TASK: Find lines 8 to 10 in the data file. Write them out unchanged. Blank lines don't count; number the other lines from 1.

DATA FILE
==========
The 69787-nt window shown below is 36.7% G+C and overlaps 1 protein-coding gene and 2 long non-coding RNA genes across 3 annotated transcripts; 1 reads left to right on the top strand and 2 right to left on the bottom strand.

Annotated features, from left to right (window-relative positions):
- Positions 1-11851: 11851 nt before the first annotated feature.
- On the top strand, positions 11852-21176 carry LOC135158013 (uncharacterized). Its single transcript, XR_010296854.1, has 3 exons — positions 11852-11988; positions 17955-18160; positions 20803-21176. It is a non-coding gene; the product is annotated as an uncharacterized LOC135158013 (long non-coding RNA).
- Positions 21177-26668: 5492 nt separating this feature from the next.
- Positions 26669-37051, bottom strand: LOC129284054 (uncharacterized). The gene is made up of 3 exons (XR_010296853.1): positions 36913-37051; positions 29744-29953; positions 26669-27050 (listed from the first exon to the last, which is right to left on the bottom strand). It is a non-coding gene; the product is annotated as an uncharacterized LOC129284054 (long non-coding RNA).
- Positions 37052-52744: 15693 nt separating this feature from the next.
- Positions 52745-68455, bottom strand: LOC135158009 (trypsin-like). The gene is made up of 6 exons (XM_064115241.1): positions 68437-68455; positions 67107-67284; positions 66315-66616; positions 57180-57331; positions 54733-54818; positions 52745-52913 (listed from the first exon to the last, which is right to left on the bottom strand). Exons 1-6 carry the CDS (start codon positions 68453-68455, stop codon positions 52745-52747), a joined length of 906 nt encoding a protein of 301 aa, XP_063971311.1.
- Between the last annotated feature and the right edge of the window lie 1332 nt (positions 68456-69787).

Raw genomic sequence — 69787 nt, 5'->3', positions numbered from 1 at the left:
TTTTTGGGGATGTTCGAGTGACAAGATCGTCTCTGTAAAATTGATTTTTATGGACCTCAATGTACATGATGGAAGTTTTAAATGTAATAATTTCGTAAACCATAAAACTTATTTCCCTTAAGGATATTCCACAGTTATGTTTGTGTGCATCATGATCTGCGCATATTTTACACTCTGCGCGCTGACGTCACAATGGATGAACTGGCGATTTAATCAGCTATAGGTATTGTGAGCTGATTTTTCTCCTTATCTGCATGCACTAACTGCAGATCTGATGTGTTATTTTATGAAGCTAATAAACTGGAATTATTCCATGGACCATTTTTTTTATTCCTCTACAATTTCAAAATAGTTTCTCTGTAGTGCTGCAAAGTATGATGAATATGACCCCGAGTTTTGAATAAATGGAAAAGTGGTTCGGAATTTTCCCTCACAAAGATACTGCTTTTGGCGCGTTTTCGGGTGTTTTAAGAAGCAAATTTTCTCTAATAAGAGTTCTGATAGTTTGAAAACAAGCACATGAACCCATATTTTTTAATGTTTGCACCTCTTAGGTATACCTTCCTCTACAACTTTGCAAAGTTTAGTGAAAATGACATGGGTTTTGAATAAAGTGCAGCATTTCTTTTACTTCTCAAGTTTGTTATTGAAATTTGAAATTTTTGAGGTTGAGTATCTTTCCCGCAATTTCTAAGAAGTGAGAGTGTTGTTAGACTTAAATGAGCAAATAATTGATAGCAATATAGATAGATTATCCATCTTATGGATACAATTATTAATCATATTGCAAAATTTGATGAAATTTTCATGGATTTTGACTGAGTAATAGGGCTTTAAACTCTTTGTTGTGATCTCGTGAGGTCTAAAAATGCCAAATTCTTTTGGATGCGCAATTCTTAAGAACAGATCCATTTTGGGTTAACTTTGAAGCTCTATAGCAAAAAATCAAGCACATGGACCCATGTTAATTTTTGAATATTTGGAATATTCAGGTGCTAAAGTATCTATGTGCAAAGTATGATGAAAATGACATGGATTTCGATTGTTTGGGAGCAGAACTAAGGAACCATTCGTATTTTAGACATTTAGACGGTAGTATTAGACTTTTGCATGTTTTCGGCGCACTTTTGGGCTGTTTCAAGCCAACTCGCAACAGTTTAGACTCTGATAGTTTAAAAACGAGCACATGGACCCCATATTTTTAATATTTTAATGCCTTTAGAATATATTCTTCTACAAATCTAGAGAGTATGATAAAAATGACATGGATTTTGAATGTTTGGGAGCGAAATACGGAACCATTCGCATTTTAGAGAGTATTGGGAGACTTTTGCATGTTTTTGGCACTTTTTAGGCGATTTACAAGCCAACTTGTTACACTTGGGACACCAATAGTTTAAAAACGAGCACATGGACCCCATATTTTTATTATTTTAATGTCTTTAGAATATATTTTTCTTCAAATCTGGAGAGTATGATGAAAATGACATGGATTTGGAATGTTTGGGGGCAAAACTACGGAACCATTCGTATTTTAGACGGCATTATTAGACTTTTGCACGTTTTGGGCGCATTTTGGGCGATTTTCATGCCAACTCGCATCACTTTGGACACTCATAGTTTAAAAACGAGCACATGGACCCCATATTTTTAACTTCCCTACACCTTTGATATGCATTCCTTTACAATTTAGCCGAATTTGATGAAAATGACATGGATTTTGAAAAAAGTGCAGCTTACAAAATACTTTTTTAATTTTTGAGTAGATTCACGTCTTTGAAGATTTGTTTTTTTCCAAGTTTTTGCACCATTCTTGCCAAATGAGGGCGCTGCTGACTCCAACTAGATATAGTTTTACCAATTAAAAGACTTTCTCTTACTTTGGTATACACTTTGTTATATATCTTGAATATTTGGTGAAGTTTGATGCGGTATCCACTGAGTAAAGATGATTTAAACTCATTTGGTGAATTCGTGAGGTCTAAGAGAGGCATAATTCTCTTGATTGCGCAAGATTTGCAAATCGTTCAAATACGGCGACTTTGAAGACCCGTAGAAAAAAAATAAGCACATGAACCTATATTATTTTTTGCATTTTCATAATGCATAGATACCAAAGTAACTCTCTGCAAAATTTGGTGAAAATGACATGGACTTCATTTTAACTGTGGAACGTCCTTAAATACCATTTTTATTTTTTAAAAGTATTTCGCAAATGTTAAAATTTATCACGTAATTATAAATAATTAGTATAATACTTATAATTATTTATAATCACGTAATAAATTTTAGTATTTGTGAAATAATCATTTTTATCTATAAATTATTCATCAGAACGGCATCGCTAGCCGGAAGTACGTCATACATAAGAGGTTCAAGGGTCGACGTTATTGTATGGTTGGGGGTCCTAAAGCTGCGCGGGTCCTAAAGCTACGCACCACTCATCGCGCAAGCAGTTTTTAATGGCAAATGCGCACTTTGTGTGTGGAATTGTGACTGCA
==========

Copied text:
- Positions 52745-68455, bottom strand: LOC135158009 (trypsin-like). The gene is made up of 6 exons (XM_064115241.1): positions 68437-68455; positions 67107-67284; positions 66315-66616; positions 57180-57331; positions 54733-54818; positions 52745-52913 (listed from the first exon to the last, which is right to left on the bottom strand). Exons 1-6 carry the CDS (start codon positions 68453-68455, stop codon positions 52745-52747), a joined length of 906 nt encoding a protein of 301 aa, XP_063971311.1.
- Between the last annotated feature and the right edge of the window lie 1332 nt (positions 68456-69787).

Raw genomic sequence — 69787 nt, 5'->3', positions numbered from 1 at the left: